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Reading 630

EDRD 630: Teaching Reading in the Content Areas

Credit Hours: (3)

K-12 teacher candidates will develop competencies for applying effective research-based literacy strategies in content area subjects such as social studies, English, science, and mathematics, health and physical education.

 

Detailed Description of Content of Course

Defining Content Area Literacy

The 2001 National Reading Panel Report and Content Area Literacy

A  Strategic Model for the Explicit Instruction of Content Area Strategies

Content Area Lesson Planning

Identifying the Readability of Nonfiction Text

 

Pre Reading Strategies

·         Anticipation Guides

·         Prediction Guides

·         KWL Charts

 

During Reading Strategies

·         Question-Answer Relationship (QAR)

·         CLOZE strategy

·         Embedded Questions

·         Fact-Question-Response Chart (FQR)

·         Test to Self, Text, World strategies (T-S;T-T;T-W)

·         Reciprocal Teaching

·         Survey, Question, Read, Recite, Review (SQ3R)

·         Inquiry Charts

·         Strategic use of Closed-Caption Television (CCTV)

 

Post Reading Strategies

·         Critical Comprehension Study Guides

·         Semantic Feature Analysis

·         Role-Audience-Format-Topic Writing Strategy (RAFT)

·         Double Entry Journals

·         Retelling Recount Plan

 

Vocabulary Development & Word Identification

·         Vocabulary Sorts

·         Morphemic and Structural Analysis

·         Concept Circles

·         Word Mapping

 

Detailed Description of Conduct of Course

Class sessions for this course include guided discussion about readings, hands-on activities, peer collaboration, audio-visual presentations, book discussions, guest speakers, role-playing, quick writes, and applied technology assignments.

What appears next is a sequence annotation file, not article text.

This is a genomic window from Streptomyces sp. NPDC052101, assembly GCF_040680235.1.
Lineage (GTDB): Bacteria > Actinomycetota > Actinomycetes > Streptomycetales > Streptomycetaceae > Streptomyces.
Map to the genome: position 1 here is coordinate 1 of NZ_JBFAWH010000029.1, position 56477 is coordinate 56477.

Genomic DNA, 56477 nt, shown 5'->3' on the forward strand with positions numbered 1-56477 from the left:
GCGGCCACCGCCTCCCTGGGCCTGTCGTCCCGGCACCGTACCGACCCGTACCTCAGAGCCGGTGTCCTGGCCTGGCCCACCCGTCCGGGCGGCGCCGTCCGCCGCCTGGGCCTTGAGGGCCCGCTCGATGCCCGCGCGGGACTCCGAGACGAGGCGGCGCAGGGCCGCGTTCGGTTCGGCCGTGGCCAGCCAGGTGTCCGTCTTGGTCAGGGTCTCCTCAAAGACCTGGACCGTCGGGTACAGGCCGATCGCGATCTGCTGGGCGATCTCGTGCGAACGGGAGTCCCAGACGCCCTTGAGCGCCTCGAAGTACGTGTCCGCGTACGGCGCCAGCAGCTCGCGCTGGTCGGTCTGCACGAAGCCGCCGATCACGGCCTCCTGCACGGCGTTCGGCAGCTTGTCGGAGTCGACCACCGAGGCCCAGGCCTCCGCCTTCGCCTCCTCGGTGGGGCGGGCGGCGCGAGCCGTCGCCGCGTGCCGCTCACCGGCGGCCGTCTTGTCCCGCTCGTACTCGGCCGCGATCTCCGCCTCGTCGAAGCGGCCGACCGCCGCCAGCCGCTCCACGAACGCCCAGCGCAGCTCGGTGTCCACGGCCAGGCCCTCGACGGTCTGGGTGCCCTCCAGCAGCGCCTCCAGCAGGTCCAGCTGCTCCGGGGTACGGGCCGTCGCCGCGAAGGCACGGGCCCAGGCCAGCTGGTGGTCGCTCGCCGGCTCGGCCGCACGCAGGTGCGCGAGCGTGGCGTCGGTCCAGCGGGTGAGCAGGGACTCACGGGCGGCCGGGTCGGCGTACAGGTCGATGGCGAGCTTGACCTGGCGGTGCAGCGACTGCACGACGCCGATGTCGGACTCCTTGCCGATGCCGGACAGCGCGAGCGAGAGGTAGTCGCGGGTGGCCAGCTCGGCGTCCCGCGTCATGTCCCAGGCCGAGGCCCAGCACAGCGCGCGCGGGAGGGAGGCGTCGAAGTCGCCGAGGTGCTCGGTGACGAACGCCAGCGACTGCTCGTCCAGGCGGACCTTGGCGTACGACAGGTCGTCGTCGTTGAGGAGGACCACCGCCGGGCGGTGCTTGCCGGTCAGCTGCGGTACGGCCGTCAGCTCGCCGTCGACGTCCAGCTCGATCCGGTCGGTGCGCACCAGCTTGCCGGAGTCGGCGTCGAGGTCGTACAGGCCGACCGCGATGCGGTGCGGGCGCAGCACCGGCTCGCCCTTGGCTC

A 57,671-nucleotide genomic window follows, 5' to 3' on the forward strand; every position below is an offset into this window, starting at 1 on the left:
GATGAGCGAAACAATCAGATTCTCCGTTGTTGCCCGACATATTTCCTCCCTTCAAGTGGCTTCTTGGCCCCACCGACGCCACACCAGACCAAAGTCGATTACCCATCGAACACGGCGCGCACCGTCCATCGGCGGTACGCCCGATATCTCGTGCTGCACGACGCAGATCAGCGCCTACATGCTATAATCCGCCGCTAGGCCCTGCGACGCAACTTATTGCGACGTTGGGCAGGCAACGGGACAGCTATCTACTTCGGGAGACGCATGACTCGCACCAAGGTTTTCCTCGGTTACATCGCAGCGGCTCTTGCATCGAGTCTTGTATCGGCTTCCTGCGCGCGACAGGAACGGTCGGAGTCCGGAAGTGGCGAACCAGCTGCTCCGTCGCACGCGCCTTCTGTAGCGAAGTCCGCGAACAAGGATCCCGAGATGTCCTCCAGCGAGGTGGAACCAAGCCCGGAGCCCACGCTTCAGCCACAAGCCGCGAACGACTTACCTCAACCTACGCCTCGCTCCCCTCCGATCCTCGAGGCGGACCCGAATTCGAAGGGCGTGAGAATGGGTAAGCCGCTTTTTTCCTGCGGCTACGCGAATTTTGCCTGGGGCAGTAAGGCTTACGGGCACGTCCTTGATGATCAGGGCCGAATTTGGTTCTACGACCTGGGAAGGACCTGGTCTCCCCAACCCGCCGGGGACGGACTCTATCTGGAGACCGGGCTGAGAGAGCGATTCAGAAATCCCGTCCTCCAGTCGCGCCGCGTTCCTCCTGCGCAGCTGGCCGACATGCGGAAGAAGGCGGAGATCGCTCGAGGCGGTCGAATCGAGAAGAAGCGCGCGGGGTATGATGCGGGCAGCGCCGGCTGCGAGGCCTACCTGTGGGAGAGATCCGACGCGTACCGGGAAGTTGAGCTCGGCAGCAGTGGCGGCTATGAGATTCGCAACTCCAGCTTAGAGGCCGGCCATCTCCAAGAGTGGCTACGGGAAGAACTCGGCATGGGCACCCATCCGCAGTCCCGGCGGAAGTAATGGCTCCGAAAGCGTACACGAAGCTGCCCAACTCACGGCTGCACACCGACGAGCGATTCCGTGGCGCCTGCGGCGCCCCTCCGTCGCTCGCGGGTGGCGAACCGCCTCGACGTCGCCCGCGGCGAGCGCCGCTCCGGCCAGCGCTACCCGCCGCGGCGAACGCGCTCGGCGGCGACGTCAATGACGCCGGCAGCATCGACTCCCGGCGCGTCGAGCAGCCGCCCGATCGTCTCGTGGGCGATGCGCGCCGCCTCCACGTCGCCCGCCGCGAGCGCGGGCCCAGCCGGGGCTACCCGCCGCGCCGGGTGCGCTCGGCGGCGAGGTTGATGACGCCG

Goals and Objectives of the Course

  • Goals, objectives, and assignments in this class address NCATE Standard 1.c.: Professional and Pedagogical Knowledge and Skills for Teacher Candidates
  • Goals, objectives, and assignments in this class address International Reading Association Standards for Reading Professionals (IRA) and Virginia Department of Education Standards for Reading Specialists (VRS) as identified below.

The graduate candidate shall:

  • Demonstrate the ability to develop comprehension skills in all content areas. (VRS 3.g)
  • Demonstrate advanced knowledge of ways to help students apply comprehension strategies before reading (e.g., previewing, setting a purpose for reading, discussing prior knowledge related to the topic of the text), during reading (e.g., making predictions, using questioning strategies to self-monitor comprehension), and after reading (e.g., rereading, retelling, summarizing, relating the text to other texts). (IRA 1.4)    
  • Demonstrate advanced knowledge of the role and importance of automatic word recognition (e.g., automatic recognition of high-frequency irregular sight words in connected text) and reading fluency (i.e., the ability to read aloud accurately at an appropriate rate and with appropriate expression). (VRS 3.c)